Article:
Quantifying the Relationships Among Storm Occurrences and Intensities and Large-scale Atmospheric and Oceanic Circulation Patterns
Due to significant p-values for the contingency tables using SST for both all and intense storms, it is evident that storm occurrence is related to a sea surface temperature threshold. Thus, SST is a good predictor for hurricane probability in the Long Island area. Since weightings on the eigenfunctions are highly related to these variations, they cannot be considered independent predictors; however, results here suggest an increased predictive skill when the effects of these shifting atmospheric patterns were included.
Prediction of Annual Large-scale Atmospheric Characteristics and SST Values and Related Storm Probabilities for an Upcoming Season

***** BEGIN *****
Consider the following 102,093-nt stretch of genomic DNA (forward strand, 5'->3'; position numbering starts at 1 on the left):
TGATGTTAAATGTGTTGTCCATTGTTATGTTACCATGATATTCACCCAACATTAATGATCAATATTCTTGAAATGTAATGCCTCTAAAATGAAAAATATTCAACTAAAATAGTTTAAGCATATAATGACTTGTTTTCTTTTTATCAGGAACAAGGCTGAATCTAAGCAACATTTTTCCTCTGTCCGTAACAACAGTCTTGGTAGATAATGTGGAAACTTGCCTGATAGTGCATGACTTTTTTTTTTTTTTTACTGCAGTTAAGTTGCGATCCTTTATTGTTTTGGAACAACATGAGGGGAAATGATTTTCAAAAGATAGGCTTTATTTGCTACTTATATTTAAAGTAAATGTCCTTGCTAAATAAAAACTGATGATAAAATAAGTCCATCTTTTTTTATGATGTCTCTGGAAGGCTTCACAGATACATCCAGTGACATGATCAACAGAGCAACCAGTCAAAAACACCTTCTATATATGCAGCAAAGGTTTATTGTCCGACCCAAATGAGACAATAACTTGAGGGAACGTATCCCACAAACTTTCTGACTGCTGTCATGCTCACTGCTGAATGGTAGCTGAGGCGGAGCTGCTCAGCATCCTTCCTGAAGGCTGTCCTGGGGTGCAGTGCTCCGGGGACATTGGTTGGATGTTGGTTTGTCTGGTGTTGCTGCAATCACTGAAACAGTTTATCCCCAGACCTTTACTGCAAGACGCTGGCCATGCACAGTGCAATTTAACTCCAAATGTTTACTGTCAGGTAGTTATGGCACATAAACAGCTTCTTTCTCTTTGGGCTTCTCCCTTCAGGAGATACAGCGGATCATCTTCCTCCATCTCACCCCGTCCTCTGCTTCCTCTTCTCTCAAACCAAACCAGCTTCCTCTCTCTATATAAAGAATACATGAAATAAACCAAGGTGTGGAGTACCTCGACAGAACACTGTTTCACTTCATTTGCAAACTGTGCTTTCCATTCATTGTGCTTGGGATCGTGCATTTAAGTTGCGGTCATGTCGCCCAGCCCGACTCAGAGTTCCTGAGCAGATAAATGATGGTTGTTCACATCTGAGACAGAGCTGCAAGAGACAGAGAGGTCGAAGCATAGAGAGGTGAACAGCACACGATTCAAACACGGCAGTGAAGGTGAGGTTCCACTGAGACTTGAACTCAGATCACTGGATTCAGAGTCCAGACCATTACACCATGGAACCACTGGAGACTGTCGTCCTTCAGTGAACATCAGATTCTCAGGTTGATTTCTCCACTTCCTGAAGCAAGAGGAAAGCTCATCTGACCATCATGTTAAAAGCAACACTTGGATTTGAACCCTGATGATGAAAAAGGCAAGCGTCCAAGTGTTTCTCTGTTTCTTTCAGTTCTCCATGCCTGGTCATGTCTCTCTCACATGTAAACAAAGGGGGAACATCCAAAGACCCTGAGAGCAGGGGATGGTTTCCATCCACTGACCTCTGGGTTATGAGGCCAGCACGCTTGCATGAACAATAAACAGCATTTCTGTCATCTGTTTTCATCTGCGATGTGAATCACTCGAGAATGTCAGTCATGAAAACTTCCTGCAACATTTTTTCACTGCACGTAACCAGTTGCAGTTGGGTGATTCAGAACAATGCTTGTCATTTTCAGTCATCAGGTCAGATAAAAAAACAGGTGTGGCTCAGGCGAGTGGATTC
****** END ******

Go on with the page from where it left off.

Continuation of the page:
Autocorrelations in the eigenfunction weightings for Vectors 6 and 9 for the upcoming year indicate a clear ability to predict hurricane probabilities one year in advance. The autoregression model I developed appears successful in predicting hurricane probabilities for the following year with good skill. The model has peaks during the years that all six intense storms occurred: 1936, 1938, 1985, 1991, 2011, and 2012. These peaks are denoted by the red lines on Figure 9. These predictions should not be viewed as deterministic, since they are based on probabilities. For example, there is a peak in the 1970s, indicating that one would expect high storm activity during these years even though no intense storms occurred in this interval. The probability curve using only SST is quite successful, although there is no peak in 1991, the year that Hurricane Bob occurred, and a peak in the period from 1940 to 1960. Based on only SST, the model would suggest intense storms should have occurred in the 1950s and 1960s. However, when Eigenfunctions 6 and 9 were included, the estimated probabilities were significantly reduced. It is evident that multiple factors work together to influence high hurricane activity in the Long Island area, not just sea surface temperature. Thus, my hypothesis that persistence in sea surface temperature and large-scale atmospheric circulation patterns produces a useful tool for forecasting local hurricane activity for an upcoming season is supported.